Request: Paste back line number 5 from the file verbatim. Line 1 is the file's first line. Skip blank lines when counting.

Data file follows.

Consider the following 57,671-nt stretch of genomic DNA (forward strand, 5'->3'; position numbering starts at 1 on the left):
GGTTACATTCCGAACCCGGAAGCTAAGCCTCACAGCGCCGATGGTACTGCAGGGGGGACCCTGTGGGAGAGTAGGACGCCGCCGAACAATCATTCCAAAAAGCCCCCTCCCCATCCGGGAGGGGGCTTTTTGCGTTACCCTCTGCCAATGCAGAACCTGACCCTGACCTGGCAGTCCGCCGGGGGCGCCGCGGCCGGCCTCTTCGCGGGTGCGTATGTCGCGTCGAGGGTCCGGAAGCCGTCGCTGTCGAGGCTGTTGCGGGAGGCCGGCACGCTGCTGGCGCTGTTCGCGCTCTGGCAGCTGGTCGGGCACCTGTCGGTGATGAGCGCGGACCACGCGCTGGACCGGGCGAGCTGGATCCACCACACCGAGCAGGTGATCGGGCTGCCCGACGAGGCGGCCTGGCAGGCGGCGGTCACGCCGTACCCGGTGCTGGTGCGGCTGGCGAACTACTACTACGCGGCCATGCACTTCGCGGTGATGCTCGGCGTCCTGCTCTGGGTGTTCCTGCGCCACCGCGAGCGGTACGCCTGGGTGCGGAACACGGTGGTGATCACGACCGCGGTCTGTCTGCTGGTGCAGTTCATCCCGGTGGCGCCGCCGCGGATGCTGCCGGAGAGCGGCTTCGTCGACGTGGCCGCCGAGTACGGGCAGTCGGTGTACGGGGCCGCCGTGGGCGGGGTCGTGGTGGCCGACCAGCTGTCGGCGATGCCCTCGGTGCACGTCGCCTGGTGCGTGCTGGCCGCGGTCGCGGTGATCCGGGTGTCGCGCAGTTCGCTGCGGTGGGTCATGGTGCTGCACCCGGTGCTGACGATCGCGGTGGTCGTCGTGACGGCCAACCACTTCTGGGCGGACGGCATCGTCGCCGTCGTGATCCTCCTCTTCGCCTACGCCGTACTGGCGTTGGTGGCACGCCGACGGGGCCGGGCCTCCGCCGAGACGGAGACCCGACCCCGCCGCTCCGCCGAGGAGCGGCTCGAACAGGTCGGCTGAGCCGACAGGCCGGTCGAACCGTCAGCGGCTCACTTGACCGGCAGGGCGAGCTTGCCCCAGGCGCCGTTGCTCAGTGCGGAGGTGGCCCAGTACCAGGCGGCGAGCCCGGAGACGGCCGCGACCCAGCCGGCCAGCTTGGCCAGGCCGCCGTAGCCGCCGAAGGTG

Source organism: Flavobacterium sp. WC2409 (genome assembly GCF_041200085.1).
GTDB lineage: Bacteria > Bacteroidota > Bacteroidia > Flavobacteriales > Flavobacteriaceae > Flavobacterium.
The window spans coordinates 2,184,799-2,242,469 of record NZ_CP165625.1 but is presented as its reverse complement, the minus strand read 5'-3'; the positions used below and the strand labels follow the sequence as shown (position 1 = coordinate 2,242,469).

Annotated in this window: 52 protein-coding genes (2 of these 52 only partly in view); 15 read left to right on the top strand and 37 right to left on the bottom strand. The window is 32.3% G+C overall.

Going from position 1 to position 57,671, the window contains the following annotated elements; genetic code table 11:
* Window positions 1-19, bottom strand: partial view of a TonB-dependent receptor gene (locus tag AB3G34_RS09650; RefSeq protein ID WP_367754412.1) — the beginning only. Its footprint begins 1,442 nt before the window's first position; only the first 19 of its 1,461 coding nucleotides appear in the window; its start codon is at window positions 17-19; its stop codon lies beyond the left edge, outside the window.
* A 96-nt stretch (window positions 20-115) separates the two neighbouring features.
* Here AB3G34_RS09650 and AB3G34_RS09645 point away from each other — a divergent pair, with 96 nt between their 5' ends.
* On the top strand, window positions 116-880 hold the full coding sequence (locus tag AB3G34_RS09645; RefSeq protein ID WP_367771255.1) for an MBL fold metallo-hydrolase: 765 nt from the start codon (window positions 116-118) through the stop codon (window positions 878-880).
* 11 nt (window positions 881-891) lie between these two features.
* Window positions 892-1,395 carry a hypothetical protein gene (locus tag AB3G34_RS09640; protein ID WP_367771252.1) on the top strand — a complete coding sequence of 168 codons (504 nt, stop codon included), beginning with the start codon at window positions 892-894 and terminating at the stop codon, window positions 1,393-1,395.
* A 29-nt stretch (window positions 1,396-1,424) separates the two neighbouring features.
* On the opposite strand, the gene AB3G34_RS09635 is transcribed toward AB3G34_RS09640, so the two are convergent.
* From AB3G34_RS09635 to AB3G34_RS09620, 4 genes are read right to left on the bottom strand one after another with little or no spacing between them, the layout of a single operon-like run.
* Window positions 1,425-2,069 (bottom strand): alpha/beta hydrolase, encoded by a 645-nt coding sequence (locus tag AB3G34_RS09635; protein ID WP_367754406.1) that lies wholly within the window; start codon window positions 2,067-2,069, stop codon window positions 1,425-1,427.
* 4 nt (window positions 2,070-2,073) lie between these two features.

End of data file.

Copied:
The window spans coordinates 2,184,799-2,242,469 of record NZ_CP165625.1 but is presented as its reverse complement, the minus strand read 5'-3'; the positions used below and the strand labels follow the sequence as shown (position 1 = coordinate 2,242,469).